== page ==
One significant player in the country’s economy is the relatively new Mozambican Stock Exchange, which was established 13 years ago and is growing fast. The exchange market capitalisation evolved from half a billion US dollars in the second semester of 2011 to one billion in the second semester of 2012, with a growth rate of 87.94 per cent. This trend is continuing and the prospects are considerable.

Mozambique is home to the second largest hydroelectric dam in Africa, the Cabora Bassa Dam, which produces 2,075MW of power. This dam supplies power to Mozambique, South Africa and Zimbabwe. Moreover, US$6 billion investment in other dams will enable Mozambique to produce 12,500MW in Hydroelectric power with other investments in gas and thermal sources.

The landmass offers 33 million hectares of arable land, with micro-climates that are good for almost any crop in commercial and small-scale farming. The water-courses in Mozambique are well spread out in the different regions of the country, which lends optimal feasibility to agricultural projects.

Infrastructure development is another area of significant opportunity to support the economic growth of the country. The skyline of Maputo, Mozambique’s capital city, is changing everyday as new hotel and real estate developments take shape. This is also true in the other cities and regions of the country.

In 40 years of independence, Mozambique has made great strides in social development, particularly in the areas of health, education, the provision of drinking water and sanitation, as well as urban and rural development.

The role of women in society and gender balance has been mainstreamed in all development policies, strategies, plans and projects. Today, Mozambique is an example to the world in terms of the role of women in political, economic and corporate decision-making positions. Environment protection and preservation has also permeated government action.

Among the more daunting challenges that the country has faced has been developing appropriate actions to deal with the cyclical natural disasters that affect the country. Development in this area has resulted in fewer lives being lost whenever natural disasters strike due to early warning and awareness-raising campaigns in affected areas, including resettlement in safer areas. Other prevention strategies and rescue programmes have also been developed. Mozambique’s experience has been hailed and emulated by the UN and other international organisations.

In international affairs, Mozambique has promoted and expanded its relations with all nations of the world. The country has played a pivotal role in regional and continental political and economic integration and development.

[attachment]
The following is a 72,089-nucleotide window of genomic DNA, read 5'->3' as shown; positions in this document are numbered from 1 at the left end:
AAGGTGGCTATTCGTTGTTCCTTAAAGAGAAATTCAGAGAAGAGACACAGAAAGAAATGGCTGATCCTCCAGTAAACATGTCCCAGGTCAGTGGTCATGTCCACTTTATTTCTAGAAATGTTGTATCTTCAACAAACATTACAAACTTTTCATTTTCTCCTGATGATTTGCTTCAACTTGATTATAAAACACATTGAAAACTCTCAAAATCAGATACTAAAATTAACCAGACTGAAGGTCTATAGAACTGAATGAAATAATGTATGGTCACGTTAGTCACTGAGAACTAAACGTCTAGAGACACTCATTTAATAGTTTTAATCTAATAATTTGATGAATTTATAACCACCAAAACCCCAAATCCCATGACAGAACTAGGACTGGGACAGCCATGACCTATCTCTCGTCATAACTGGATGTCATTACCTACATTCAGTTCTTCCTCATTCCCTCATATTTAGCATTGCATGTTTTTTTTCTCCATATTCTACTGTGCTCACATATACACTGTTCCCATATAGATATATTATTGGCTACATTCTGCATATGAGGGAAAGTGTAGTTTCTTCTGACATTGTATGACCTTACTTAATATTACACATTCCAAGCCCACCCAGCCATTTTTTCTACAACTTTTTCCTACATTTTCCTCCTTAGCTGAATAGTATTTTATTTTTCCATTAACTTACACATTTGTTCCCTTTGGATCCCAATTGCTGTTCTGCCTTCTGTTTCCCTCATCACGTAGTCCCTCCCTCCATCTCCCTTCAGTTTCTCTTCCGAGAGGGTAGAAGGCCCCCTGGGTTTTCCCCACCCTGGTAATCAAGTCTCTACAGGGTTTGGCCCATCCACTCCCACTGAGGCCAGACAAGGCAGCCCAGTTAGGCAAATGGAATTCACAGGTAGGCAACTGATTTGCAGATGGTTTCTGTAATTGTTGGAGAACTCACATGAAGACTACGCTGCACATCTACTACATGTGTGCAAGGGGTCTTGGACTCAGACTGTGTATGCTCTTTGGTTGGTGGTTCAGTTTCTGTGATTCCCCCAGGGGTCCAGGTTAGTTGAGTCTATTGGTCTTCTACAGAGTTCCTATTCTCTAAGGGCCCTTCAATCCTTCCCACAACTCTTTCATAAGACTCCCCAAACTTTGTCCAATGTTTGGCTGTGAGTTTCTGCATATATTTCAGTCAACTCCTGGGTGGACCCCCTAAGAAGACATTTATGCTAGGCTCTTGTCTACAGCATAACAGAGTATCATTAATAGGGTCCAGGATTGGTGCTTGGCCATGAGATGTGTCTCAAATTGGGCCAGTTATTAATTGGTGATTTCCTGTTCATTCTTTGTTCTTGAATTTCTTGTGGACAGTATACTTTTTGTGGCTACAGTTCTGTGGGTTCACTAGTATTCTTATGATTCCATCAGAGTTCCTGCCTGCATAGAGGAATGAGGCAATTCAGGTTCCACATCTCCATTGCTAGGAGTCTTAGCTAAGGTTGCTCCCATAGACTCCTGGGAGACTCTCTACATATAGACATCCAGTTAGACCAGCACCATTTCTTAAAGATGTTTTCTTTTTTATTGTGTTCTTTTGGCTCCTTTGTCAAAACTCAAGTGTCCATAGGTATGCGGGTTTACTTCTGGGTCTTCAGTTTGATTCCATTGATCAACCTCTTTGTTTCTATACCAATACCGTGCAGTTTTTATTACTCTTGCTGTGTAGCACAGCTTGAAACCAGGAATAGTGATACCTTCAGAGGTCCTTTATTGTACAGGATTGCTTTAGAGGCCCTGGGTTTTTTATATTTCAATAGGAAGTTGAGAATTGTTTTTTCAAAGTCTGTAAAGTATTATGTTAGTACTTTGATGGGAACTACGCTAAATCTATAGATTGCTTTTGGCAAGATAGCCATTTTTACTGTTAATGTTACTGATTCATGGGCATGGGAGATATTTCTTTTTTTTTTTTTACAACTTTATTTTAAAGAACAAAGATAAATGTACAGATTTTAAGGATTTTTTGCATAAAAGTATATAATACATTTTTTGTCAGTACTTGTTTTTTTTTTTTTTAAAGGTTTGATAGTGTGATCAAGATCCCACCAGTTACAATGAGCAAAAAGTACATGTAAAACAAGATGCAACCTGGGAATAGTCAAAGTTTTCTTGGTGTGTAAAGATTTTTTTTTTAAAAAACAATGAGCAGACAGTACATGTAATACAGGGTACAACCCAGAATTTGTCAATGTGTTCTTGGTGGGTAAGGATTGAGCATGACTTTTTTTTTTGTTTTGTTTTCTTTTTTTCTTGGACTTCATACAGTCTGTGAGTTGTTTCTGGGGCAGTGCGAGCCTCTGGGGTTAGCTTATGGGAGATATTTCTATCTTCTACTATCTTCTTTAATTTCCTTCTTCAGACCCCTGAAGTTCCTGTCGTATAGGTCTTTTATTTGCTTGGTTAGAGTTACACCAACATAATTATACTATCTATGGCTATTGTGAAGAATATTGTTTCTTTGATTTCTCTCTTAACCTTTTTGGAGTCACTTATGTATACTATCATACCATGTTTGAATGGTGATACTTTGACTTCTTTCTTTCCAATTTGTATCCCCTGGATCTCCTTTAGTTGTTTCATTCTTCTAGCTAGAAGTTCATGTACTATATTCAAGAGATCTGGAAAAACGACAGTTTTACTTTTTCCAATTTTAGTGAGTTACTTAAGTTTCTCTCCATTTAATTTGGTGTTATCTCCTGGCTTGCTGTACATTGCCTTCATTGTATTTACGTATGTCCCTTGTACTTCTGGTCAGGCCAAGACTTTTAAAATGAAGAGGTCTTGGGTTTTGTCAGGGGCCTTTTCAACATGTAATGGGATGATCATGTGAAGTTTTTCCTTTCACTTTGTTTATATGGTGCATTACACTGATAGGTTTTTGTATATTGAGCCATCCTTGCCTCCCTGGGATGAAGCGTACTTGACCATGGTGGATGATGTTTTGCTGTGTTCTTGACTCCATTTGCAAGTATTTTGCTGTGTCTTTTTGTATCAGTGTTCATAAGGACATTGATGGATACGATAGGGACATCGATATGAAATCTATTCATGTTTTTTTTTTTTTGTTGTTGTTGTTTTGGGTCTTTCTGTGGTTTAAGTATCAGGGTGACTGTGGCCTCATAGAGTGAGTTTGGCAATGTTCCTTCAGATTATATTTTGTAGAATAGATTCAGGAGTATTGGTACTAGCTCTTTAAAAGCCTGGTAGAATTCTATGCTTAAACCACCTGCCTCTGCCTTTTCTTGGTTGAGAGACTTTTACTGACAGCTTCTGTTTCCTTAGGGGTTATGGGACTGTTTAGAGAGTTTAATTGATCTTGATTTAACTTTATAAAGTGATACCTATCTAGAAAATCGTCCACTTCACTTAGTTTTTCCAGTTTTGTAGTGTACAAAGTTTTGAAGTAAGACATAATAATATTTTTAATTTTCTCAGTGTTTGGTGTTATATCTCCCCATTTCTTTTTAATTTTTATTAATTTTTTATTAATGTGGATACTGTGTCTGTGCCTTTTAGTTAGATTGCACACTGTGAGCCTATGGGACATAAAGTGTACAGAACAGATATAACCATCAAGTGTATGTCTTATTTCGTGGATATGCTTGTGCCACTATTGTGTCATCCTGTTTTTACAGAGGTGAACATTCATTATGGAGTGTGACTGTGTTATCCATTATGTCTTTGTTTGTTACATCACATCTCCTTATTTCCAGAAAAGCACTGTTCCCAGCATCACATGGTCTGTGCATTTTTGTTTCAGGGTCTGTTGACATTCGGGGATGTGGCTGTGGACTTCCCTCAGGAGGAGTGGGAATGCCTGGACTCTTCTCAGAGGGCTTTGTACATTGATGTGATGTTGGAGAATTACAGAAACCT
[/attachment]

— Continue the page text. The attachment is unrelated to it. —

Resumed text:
Mozambique has also made important contributions in international organisations such as the Southern Africa Development Community, the African Union, the Commonwealth, the Non-Aligned Movement, the Group of 77 and the Community of Portuguese Speaking Countries among others.

The World Bank, the International Monetary Fund and the African Development Bank have been strong partners in the country’s economic development. The EU has equally been a strategic partner in development cooperation.

Development cooperation has grown from strength to  strength and bilateral partners include such diverse countries as the UK, China, the US, the Nordic Countries, Japan, South Africa, Italy, Germany, Portugal, Ireland, Tanzania, Zimbabwe, Angola, Mauritius, Algeria, Nigeria, Ghana, Cape Verde, Russia, Saudi Arabia, United Arab Emirates, Qatar, India, Brazil, Chile, Malaysia, Singapore, Jamaica and Trinidad and Tobago.

The UK has been a strategic partner over the years and has provided direct budget support and other forms of funding. Last year, our two countries decided to elevate the relationship to a higher level by launching the High Level Prosperity Partnership, which aims to build Mozambican human and institutional capacities and promote UK investment in Mozambique, as well as Mozambican investment in the UK. Led by ministers from both governments, the areas of focus for this initiative are agriculture, the extractive industries, financial services, business and education.

The space in this report cannot do justice to the achievements made by Mozambique as an independent and sovereign nation! The following articles are designed to highlight certain salient points in the country’s development process in the past 40 years.